Photograph: Getty Images
Photograph: Getty Images

Johann Rupert: The Silent Achiever

After 25 years heading Richemont, chairman Johann Rupert has announced a year-long sabbatical

For someone of his stature, Johann Rupert keeps quite a low profile. So when he announced earlier in May that he will be taking a one-year sabbatical starting September, the media was abuzz.

Rupert is the chairman of Swiss firm Compagnie Financière Richemont SA, the world’s second largest luxury goods maker that owns a plethora of brands in watchmaking, jewellery, clothing and leather accessories and, of course, Montblanc pens.

Rupert, along with his family, has a net worth of $6.6 billion, according to Forbes magazine, that makes him South Africa’s richest man. His company, into the 25th year of existence, owns 19 brands, more than half of which are at least a century old.

The announcement of his break comes two months after the 62-year-old declined a third stint as chief executive and appointed Bernard Fornas, the former head of Cartier, and Richard Lepeu, who was previously deputy chief executive, as his successors.

Weathering slowdown

The news also comes at a time when the luxury goods industry is adjusting to a slowdown in demand from China, the new powerhouse driving the luxury goods business.

But Richemont has weathered the conditions better than most. The company announced earlier in May that revenue for the year to 31 March reached €10.2 billion, up 14% from the year before.

Net income climbed 30% to €2.01 billion in the 12 months through March, compared with Bloomberg’s average estimates of €1.96 billion. Revenue gained 14% to €10.15 billion. Sales in April rose 13%.

“The April number bodes well," Rey Wium, an analyst at Renaissance Capital in Johannesburg told Bloomberg. His forecast was for growth in the mid-single digits. The company has announced a dividend of 1 Swiss franc per share, an increase of 82% over 2012.

Richemont in a reply to an email seeking queries said it has no further comment to make with regard to this story.

The company said in the earnings report that “despite the slowdown in the Asia-Pacific region and continuing uncertainty in the world economy", sales were up 13% year-on-year in April. The group, however, cautioned that one month’s data can’t be taken as an indication of the year as a whole.

The broader luxury industry has been showing signs of slowing in the recent months. Last month, PPR SA, the French owner of Gucci and Yves Saint Laurent, missed first-quarter sales forecasts amid slowing growth in Europe and China.

Hermès International and LVMH, the world’s largest luxury company, have also reported sharp slowdowns.

Bucking the trend

One reason behind the success of the group is Rupert’s habit of getting rid of unsuccessful businesses sooner than most other people. The Geneva-based firm, around the time of announcing quarterly results, announced the departure of Marty Wikstrom, the head of the fashion and accessories business that accounts for less than 20% of Richemont’s €10 billion in revenue.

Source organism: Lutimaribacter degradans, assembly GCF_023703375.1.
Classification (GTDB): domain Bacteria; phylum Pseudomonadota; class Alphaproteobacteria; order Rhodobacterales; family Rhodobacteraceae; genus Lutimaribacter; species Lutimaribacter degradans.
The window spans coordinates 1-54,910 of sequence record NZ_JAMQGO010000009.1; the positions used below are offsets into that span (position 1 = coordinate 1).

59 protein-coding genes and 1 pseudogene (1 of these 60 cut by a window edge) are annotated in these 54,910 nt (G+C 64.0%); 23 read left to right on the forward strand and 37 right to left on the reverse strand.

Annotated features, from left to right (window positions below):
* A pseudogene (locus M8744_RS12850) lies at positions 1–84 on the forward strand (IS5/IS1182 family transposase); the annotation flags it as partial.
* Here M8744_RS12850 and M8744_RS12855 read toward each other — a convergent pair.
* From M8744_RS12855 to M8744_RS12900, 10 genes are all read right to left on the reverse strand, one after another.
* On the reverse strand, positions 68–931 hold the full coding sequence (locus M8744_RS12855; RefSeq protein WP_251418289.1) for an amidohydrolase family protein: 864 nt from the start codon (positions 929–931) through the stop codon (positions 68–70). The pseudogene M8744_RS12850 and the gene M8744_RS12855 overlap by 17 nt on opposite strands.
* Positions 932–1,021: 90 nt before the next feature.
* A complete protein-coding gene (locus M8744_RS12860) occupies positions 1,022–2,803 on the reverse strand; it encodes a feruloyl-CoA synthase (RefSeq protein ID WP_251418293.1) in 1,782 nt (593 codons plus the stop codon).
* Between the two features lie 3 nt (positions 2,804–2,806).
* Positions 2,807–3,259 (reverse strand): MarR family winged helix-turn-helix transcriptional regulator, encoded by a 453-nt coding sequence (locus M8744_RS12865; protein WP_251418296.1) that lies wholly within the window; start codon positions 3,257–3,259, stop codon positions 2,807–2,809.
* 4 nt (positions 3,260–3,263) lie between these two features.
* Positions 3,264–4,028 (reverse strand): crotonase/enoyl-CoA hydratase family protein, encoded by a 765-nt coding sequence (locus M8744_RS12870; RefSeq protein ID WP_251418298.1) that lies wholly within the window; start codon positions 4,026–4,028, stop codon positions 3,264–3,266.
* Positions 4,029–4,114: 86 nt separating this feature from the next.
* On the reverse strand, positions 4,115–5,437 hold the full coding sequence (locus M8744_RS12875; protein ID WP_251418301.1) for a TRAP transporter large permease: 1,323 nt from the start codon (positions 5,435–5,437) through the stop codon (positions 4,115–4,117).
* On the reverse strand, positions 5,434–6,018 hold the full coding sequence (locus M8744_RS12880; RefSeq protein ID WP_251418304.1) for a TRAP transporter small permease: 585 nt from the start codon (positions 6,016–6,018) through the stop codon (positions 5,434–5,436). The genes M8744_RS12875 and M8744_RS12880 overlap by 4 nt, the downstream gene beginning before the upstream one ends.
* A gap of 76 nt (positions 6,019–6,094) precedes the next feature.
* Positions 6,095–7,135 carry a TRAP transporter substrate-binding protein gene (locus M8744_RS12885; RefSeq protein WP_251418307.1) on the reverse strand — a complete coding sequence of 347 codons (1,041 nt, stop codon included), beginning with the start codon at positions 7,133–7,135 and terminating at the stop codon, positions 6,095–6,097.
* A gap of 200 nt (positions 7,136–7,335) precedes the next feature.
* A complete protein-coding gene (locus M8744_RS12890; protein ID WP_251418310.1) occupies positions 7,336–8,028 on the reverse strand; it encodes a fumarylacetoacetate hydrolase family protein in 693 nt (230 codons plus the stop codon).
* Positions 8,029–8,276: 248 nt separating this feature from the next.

Richemont provided no reasons behind Wikstrom’s departure in a media release, but thanked her for her “many contributions" and said she had helped position the business for future growth. Wikstrom, a former managing director at London department store Harrods and president of American retailer Nordstrom, was appointed to Richemont’s board as a non-executive director in 2005. She’s departing the fashion unit immediately. She was hired to revamp the soft luxury unit, which was struggling to turn a profit with Lancel, Dunhill, Chloe, Hong Kong fashion house Shanghai Tang, and Parisian designer Azzedine Alaia. The declining fortunes of that unit and the departure of Wikstrom may be an indication of a quick selloff.


Rupert was born and brought up in the heart of the South African wine-producing region where he still lives. He went to Paul Roos Gymnasium school for boys and the University of Stellenbosch, studying economics and company law. He dropped out of university and took apprenticeships at New York banks before returning home in 1979 and founding Rand Merchant Bank.

He founded Richemont in 1988 by spinning out the international assets of Rembrandt Group Ltd (now Remgro Ltd), a South Africa-based company founded in the 1940s by his father.

Described as “reclusive" by the Financial Times and Barron’s, Rupert rarely gives interviews and shuns public events.

Other Interests

When not in office, Rupert divides his time between philanthropy and golfing.

A former cricketer, he founded the Laureus Sport for Good Foundation in 1990. Laureus, well known for its annual sports awards, funds 65 projects globally and brings together world-class athletes from all over the world to run sports projects in socially challenged parts of the world.

Rupert is an avid golfer and serves as chairman of the South African PGA Tour and chairman of the South African Golf Development Board.

Sabbatical plans

Rupert, who remains Richemont’s controlling shareholder, said he would return, but wanted to have a break after 25 years of building up the luxury goods group. “I just want to be the master of my own time for a while," he said. “It is ironic someone in the watch business should not be in control of his time."

Rupert’s sabbatical will start after the company’s annual meeting in September. Deputy chairman Yves-André Istel will chair board meetings in his absence. There might not be any major acquisition during the period.

Rupert told analysts at a 16 May meeting that Richemont doesn’t plan to buy any big companies.

The billionaire businessman said he had about 50 books he wanted to read and might travel to Antarctica.

Bloomberg contributed to this story.